Sonny Gray debunks need for playoff experience with stellar outing

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The ALDS Game 2 narrative between the Tigers and Athletics involved the experienced ace in Justin Verlander and the rookie in Sonny Gray. Verlander, with over 70 post-season innings under his belt, would be calm, cool, and collected with all the TV cameras pointed in his direction. Gray, who spent most of the year with Triple-A Sacramento, would be  in the pressure cooker for the first time in his career, certainly a burden for a 23-year-old.

Gray flipped that narrative on its back with eight stellar innings of work against the American League’s #2 offense, averaging just under five runs per game during the regular season. He was rarely in trouble, and when he was, he nearly perfectly executed his pitches — a mid-90’s fastball and a dazzling curve — to escape unharmed. The right-hander held the Tigers to four hits, all singles while walking two and striking out nine, matching the seasoned Verlander pitch-for-pitch in the most important game of his career.

The pitch of the game for Gray came in the bottom of the eighth. Don Kelly led off the inning with an infield single, then moved to second base on a ground out by Jose Iglesias. With the winning run in scoring position and Austin Jackson (who hit .300 last year) at the plate, Gray fed him a steady diet of curve balls. Jackson saw six of them consecutively, falling behind 0-2, working it back to 3-2, and ultimately striking out looking. Torii Hunter then popped up to end the eighth inning, Gray’s final frame before Athletics manager Bob Melvin turned to his bullpen.

The Athletics needed Gray to be exactly this good because Verlander was on point from the start. Verlander did not allow a base runner until the fifth inning after recording two outs. Like Gray, Verlander did not surrender an extra-base hit. He allowed four hits, walked one, and struck out 11 batters in seven innings of outstanding pitching.

Had Gray relented even once — and no one would have blamed him if he did — the Athletics would have been feeling the pressure, just like they did from the start of Game 1 against Max Scherzer. And they might not have had the chance to walk off in the bottom of the ninth, the way they did thanks to Stephen Vogt’s bases loaded, no out, walk-off RBI single against Rick Porcello. Thanks to Gray, the Athletics are ecstatic as they board their plane en route to Detroit for Game 3 on Monday.

Indians hitting coach Van Burkleo opts out due to COVID-19

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CHICAGO — Cleveland Indians hitting coach Ty Van Burkleo has opted out of the 2020 season due to concerns about contracting the COVID-19 virus.

Team President Chris Antonetti said Friday that Van Burkelo had been contemplating his departure for some time because of a personal high-risk condition and for his family. The Van Burkleos have a special needs child.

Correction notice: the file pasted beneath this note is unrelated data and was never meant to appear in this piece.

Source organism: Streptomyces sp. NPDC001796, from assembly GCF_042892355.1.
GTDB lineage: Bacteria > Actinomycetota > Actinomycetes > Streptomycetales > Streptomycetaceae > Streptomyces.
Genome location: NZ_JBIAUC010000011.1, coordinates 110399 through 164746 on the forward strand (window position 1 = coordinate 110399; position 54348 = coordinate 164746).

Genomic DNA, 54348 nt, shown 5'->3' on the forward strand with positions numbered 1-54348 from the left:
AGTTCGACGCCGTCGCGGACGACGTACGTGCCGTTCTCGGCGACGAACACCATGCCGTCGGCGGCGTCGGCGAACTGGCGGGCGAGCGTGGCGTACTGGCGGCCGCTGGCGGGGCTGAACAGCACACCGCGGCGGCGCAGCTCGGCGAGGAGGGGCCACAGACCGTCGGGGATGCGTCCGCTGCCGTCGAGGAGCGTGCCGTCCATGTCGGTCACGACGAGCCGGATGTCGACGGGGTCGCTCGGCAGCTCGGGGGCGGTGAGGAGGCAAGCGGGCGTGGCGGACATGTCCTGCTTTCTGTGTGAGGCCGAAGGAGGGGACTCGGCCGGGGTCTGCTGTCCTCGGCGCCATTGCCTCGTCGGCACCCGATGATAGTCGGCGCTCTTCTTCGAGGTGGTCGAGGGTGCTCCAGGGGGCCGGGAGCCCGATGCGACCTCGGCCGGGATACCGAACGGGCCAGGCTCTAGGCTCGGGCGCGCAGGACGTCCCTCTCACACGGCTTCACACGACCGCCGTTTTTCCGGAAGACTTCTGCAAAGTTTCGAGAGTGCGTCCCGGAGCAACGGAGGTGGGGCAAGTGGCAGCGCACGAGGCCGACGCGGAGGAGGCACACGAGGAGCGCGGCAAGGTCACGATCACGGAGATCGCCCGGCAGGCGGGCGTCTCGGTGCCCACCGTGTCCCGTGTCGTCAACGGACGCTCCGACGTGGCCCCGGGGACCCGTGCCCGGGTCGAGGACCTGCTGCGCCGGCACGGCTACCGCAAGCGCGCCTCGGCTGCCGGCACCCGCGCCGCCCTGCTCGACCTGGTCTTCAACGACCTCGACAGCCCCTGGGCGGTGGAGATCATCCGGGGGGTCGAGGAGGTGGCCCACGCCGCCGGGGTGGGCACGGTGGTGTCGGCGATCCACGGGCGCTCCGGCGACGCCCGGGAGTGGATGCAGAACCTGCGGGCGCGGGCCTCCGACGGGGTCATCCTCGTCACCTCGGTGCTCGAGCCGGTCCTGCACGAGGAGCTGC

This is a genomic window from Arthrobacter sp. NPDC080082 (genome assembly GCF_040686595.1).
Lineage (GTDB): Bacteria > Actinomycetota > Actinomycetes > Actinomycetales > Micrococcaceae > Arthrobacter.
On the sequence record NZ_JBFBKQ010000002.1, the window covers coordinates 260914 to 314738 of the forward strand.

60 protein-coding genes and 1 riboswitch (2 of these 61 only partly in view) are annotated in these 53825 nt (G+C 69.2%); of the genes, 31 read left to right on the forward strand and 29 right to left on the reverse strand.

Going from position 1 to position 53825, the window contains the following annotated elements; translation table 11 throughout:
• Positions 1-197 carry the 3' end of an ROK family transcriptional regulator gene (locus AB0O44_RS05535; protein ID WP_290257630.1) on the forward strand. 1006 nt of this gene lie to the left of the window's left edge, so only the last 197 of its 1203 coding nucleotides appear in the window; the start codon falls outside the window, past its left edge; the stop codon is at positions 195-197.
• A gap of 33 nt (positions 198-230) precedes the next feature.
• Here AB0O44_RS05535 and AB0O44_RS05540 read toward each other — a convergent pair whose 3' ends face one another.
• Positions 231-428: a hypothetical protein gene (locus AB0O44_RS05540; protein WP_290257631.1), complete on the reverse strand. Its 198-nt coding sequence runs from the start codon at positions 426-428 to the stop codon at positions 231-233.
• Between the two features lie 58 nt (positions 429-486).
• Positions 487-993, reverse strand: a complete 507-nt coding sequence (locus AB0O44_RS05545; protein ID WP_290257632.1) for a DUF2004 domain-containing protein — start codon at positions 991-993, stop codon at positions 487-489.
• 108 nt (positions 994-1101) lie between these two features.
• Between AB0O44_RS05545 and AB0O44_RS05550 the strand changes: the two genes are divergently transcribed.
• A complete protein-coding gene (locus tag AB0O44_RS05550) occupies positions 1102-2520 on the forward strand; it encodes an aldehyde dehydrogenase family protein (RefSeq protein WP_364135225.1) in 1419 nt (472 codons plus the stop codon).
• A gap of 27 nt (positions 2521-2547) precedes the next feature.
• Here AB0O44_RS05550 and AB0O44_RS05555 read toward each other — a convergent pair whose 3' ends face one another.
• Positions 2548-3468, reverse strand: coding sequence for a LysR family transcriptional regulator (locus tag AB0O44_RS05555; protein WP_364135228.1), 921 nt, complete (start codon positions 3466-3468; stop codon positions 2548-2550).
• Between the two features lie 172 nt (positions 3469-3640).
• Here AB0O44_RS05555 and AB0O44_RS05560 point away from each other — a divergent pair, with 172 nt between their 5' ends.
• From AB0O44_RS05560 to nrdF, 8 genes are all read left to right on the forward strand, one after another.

Antonetti said the challenges of traveling and the lack of room in road ballparks may have been the tipping point for the 57-year-old Van Burkleo, who is in his eighth season with the club. He had been under fire for Cleveland’s early offensive struggles.

“We are fully supportive of Ty’s decision,” Antonetti said, adding Van Burkleo remains employed by the team. “He’ll continue to provide support remotely and contribute any way he can from home.”

Antonetti said Alex Eckelman will join the staff to assist Victor Rodriguez and Justin Toole working with the Indians hitters.

Antonetti said the team spoke with all its coaches and staff before the season about working amid the inherent risks from the coronavirus. He said Van Burkleo was committed, but that the wear and tear of the protocols, particularly on the road, may have made it impossible for him to feel safe.

Van Burkleo’s departure further complicates several issues with the Indians’ coaching staff.

Manager Terry Francona will miss his sixth straight game Friday while addressing a gastrointestinal issue he’s combated for months. The 61-year Francona did not make the trip to Chicago and it’s not yet known if he’ll be back next week.

The Indians are off Monday before opening a two-game series at home against the Cubs.

First-base coach Sandy Alomar Jr. has been filling in for Francona. Earlier this week, third-base coach Mike Sarbaugh left his regular spot to help Alomar in the dugout. Cleveland has been without bench coach Brad Mills all season after he decided to spend time with family following the tragic drowning of his grandson this offseason.

Antonetti acknowledged the season has already presented numerous hurdles.

“We’ve had to deal with a lot of things and a lot of adversity over the course of the last few months and that’s been highlighted in the last week or so with some leadership challenges,” he said.